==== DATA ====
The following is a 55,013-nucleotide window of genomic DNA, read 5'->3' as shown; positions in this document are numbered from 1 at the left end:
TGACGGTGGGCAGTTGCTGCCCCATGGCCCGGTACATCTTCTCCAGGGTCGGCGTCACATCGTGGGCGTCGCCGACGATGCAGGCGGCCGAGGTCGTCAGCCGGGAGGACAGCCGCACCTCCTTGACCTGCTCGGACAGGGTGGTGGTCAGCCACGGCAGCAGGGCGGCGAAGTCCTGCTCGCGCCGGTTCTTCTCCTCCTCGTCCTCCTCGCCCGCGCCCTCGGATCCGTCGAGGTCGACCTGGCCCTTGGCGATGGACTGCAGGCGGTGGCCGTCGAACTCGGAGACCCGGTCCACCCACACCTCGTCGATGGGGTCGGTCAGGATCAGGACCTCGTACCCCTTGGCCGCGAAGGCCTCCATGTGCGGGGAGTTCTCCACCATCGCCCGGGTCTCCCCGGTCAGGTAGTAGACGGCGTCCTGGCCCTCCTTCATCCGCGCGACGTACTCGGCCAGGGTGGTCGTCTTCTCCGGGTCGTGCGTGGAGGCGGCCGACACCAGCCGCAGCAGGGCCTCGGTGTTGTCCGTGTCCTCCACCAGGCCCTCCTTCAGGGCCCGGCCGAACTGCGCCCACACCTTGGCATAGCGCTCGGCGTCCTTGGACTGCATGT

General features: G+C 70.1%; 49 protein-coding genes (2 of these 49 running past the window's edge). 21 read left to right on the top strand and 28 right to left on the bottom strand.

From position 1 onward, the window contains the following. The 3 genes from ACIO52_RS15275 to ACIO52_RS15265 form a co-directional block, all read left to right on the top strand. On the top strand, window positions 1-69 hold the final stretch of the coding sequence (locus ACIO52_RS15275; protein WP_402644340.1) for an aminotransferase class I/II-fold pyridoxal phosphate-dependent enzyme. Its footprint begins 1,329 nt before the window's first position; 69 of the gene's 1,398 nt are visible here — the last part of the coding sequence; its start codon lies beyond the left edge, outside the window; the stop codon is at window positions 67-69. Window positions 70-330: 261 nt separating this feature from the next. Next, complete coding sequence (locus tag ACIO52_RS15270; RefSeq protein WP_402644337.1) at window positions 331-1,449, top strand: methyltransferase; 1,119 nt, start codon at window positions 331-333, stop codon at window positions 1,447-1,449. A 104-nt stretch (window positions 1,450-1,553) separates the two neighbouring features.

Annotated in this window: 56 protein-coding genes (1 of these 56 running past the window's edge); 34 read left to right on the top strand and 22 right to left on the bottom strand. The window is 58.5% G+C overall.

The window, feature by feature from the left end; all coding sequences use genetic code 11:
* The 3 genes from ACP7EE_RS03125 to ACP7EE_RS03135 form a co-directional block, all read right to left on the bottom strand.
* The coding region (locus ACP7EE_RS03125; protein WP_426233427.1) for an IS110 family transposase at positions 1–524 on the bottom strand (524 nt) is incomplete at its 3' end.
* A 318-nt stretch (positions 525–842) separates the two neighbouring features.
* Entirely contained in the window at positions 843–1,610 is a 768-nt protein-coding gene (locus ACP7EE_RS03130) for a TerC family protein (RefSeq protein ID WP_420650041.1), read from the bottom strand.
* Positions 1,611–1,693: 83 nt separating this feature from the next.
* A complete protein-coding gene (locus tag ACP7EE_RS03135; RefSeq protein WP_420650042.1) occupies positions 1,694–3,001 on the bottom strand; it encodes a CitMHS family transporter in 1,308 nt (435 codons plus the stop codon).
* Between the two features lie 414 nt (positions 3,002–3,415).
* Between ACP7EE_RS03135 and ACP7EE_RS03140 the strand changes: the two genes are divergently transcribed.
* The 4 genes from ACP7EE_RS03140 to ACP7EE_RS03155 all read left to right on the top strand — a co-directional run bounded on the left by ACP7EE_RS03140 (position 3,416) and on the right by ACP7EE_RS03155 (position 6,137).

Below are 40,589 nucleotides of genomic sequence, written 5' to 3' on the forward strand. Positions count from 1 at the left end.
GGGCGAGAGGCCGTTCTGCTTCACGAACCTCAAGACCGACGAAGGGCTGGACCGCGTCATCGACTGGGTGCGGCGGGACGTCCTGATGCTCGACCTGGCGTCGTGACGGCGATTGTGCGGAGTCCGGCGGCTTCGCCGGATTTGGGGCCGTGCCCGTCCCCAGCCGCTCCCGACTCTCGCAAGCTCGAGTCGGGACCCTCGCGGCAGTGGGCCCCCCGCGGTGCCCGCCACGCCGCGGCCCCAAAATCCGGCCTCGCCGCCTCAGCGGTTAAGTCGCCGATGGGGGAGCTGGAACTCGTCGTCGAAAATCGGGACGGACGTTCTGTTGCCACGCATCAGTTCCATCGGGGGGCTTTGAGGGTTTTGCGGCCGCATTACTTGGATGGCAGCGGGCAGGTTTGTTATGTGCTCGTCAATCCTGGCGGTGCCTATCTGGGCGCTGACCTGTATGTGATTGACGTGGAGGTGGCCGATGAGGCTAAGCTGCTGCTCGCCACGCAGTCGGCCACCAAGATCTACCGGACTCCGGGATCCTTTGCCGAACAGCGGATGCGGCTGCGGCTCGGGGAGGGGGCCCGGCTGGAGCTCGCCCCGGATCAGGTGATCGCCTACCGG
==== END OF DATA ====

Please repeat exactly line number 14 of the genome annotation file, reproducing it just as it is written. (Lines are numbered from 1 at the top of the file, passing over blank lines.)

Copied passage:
* Between ACP7EE_RS03135 and ACP7EE_RS03140 the strand changes: the two genes are divergently transcribed.